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Crooked Road 24 HourRun by Guest Poster Amy Surrette

Posted Dec 08 2011 12:59pm
Amy was running this event as a fundraiser for the Cake Family that live in her hometown in Michigan.


Friday morning my family and I headed up to Rocky Mount VA with the camper packed full. It was much like other running events where we camp and the whole family comes out there for support, volunteer and run a few laps as well. This was a little bit different though because my mom and sister, who live in Michigan, were going to meet us there and be my crew and support for the event. It was also different as I was running this event to raise money for a very special family. I had many people pledging so much per mile and I had 24 hours to run as many miles as I could for the Cake family and the baby ‘cupcakes’.



We reached Waid Park about 2:00 in the afternoon. We chatted with several of the people there including Ricky Scott who was one of the race directors. With some guidance we found a great spot to set up camp right along part of the course loop. We set the camper up so that it would be ready in the morning when we arrived. (no camping allowed Friday night). We drove to Roanoke where we met my mom and sister and stayed the night at a hotel. Had a big dinner, well, breakfast rather… we dined at IHOP and I feasted on an omelet and pancakes - needed some running fuel, and this hit the spot! (woman vs. food, woman won!)



Saturday morning dawned clear and cool. Great morning for the run. Seems that last hour before a race flies by when you need to get so much done… All too soon it was time to start. Saw James Plant early on but he was keeping a faster pace that I was not comfortable keeping so I dropped back. Many of the early miles I was running alone. I was good with that. Several laps I would run with my sister, or walk with Andy or my mom. I was feeling good, eating well, and keeping a good rhythm. I stopped often to get the grit out of my shoes and powder my feet. I found it annoying that even with the gaiters on, I still managed to get stones in my shoes.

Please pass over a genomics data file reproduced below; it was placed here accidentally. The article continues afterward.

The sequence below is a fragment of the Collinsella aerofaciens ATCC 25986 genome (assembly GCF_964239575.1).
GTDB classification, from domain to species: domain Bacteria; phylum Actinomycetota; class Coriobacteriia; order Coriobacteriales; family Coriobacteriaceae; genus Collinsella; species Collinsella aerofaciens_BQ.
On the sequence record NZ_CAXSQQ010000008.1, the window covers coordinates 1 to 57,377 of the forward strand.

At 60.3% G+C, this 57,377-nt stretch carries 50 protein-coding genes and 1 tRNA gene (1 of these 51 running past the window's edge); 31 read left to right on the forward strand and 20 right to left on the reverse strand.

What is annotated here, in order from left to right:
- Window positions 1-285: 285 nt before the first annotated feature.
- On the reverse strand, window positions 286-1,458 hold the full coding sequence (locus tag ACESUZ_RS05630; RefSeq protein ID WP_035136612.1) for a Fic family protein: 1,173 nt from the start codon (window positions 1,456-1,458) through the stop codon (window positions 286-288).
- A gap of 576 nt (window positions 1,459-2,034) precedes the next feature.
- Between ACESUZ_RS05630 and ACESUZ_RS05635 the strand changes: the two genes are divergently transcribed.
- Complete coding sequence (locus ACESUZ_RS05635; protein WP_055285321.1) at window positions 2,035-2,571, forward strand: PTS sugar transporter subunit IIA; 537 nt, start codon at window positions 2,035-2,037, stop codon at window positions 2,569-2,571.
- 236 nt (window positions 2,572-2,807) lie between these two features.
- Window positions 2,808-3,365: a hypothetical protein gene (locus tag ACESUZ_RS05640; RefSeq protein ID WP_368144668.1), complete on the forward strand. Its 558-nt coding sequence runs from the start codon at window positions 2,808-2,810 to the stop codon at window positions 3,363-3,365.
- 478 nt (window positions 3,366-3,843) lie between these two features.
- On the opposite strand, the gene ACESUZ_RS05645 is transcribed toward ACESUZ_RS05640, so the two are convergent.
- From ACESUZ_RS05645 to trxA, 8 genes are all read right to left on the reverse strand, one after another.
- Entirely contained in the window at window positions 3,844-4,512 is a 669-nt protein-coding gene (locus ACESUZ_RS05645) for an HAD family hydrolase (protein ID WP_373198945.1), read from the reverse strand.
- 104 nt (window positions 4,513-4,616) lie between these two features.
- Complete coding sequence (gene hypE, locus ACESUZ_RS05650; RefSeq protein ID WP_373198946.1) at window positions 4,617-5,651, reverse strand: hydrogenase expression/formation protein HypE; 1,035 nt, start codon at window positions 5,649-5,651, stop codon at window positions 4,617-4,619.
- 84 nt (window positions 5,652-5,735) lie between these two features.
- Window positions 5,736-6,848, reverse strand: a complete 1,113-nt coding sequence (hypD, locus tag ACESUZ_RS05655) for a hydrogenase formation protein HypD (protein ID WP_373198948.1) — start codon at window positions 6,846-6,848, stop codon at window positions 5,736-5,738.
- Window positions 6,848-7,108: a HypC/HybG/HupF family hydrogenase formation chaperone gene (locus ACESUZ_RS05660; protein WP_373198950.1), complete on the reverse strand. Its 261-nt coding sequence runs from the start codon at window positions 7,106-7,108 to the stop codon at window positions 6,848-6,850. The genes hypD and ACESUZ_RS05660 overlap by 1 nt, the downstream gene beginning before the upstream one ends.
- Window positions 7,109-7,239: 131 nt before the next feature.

I was keeping an eye on the clock and on my mileage. 26.2 done, 50K done, I was well on my way to towards the 50 mile mark. Had my iPod in, playing tunes and was singing as I was running. Many of the other runners laughed when I passed by singing away. I fell into a zone. It felt great. Had a really great run/walk going with the straight-aways and hills. I knew in order to reach 100 miles by morning I needed to be at or under 11 hours at 50 miles. At 48 miles my Garmin went out. AGHH!!!! I am sure everyone in Rocky Mount heard my scream as I ascended the ‘one big hill’ without my Garmin data. I knew it was not going to last 24 hours, but I was still sad to see it go. I stayed focused and reached the goal of 50 miles in 11 hours and in that process made it onto the leader board. Oooo waaah!!! (7:00pm)



Darkness had fallen and it was starting to get cold. It was a clear night and I feared it would fall well below freezing before morning. I kept putting on the layers to stay warm. By 9:30 I had worked my way to 100K and 2nd on the leader board. I was still feeling awesome. Uncharted waters - haven’t ever run further than 63 miles before. Another milestone at 10:30pm First place overall for the women. Unbelievable! PR for distance AND slowly worked my way to the top.